4th Century Chinese "Yellow Soup"

Comment: this is not about soup!

NYTimes: When Pills Fail, This, er, Option Provides a Cure

Transplanting feces from a healthy person into the gut of one who is sick can quickly cure severe intestinal infections caused by a dangerous type of bacteria that antibiotics often cannot control.

A new study finds that such transplants cured 15 of 16 people who had recurring infections with Clostridium difficile bacteria, whereas antibiotics cured only 3 of 13 and 4 of 13 patients in two comparison groups. The treatment appears to work by restoring the gut’s normal balance of bacteria, which fight off C. difficile.

The study is the first to compare the transplants with standard antibiotic therapy. The research, conducted in the Netherlands, was published Wednesday in The New England Journal of Medicine.

Fecal transplants have been used sporadically for years as a last resort to fight this stubborn and debilitating infection, which kills 14,000 people a year in the United States. The infection is usually caused by antibiotics, which can predispose people to C. difficile by killing normal gut bacteria. If patients are then exposed to C. difficile, which is common in many hospitals, it can take hold.

The usual treatment involves more antibiotics, but about 20 percent of patients relapse, and many of them suffer repeated attacks, with severe diarrhea, vomiting and fever.

Researchers say that, worldwide, about 500 people with the infection have had fecal transplantation. It involves diluting stool with a liquid, like salt water, and then pumping it into the intestinal tract via an enema, a colonoscope or a tube run through the nose into the stomach or small intestine.

Stool can contain hundreds or even thousands of types of bacteria, and researchers do not yet know which ones have the curative powers. So for now, feces must be used pretty much intact.

Medical journals have reported high success rates and seemingly miraculous cures in patients who have suffered for months. But until now there was room for doubt, because no controlled experiments had compared the outlandish-sounding remedy with other treatments.

The new research is the first to provide the type of evidence that skeptics have demanded, and proponents say they hope the results will help bring fecal transplants into the medical mainstream, because for some patients nothing else works.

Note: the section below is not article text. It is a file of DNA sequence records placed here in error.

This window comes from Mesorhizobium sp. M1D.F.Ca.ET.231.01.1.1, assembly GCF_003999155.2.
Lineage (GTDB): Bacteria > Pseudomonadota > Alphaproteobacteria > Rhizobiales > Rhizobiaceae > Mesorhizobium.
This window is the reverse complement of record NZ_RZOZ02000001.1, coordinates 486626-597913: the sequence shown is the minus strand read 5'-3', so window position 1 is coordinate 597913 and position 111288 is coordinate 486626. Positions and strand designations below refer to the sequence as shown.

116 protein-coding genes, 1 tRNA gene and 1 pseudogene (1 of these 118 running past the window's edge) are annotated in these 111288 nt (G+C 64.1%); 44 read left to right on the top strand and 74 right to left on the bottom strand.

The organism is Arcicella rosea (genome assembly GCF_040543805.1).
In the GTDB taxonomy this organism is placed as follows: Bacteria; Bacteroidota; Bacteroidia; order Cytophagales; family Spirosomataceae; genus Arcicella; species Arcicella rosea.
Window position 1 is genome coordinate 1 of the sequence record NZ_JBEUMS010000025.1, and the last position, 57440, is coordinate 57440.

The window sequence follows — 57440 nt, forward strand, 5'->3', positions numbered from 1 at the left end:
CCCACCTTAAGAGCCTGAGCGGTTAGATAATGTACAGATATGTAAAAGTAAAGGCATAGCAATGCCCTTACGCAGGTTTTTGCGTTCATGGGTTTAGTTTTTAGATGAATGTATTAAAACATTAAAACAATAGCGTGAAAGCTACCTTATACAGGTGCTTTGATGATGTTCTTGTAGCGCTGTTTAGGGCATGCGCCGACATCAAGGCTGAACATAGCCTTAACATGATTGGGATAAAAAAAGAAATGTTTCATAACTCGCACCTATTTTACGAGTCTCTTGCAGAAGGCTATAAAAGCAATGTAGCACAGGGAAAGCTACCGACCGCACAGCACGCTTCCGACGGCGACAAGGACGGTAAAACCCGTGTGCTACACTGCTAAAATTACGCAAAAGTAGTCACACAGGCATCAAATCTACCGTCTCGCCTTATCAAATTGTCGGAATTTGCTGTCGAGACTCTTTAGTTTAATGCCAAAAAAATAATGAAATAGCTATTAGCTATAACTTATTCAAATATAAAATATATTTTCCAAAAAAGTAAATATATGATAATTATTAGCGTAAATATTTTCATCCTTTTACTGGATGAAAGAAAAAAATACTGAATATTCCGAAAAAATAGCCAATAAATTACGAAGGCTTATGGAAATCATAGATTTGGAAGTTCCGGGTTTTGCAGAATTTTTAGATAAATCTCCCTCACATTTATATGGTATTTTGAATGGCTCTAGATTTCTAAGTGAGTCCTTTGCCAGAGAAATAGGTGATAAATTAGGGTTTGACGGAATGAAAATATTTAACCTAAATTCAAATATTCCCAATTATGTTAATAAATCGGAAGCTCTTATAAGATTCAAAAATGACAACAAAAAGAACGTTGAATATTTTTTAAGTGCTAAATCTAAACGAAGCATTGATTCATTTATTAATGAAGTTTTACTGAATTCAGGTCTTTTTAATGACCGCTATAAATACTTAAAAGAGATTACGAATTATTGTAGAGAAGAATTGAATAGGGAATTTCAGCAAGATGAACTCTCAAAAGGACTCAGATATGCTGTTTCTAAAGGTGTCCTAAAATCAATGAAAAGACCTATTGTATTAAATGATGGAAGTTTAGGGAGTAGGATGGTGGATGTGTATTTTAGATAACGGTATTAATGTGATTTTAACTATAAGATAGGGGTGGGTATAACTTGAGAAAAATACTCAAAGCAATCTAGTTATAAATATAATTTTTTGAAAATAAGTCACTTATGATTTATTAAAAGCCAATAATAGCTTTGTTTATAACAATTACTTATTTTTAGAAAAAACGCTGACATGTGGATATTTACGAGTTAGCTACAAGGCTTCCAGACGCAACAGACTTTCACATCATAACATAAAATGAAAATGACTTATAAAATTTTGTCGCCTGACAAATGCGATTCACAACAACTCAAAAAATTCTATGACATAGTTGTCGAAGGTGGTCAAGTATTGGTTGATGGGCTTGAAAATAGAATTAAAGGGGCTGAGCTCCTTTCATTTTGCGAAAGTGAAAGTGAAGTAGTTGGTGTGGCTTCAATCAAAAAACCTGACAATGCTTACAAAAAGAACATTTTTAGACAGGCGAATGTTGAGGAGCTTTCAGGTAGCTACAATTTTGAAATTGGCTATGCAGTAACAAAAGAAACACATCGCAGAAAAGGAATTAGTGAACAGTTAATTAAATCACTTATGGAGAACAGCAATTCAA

“Those of us who do fecal transplant know how effective it is,” said Dr. Colleen R. Kelly, a gastroenterologist with the Women’s Medicine Collaborative in Providence, R.I., who was not part of the Dutch study. “The tricky part has been convincing everybody else.”


Fecal therapy has often been used to cure gut trouble in cows and horses. Books on traditional Chinese medicine mention giving it to people by mouth to cure diarrhea in the fourth century; one book called it yellow soup.

In 1958, Dr. Ben Eiseman, of the University of Colorado, published a report about using fecal enemas to cure four patients with life-threatening intestinal infections.
Comment: Missionary friend sent the article to me. I find it interesting that the concept goes back to 4th Century China. Glad I did not have to take orally! Also interesting that only 500 have been done. I was # 9 in the Park Nicollet system. About the effectiveness ... yes ... a complete cure. Consider that I was sick for 10 weeks ... thousands of dollars in pills ... 4 days hospitalized. Almost $ 15,000 in costs (although my max out of pocket threshold was $ 5000.). 7 weeks of missed work! (and that's just in 2012! I was sick for about the same amount of time in 2011!) To have a complete cure is amazing to me. I am praising the Lord and thanking my Doctor!

Two methods are mentioned in the article ... tube though the nose into the small intestine and the back door approach. I had the later.

About "yellow soup" ... that's about right .... but more like yellow broth. 1 liter of it.

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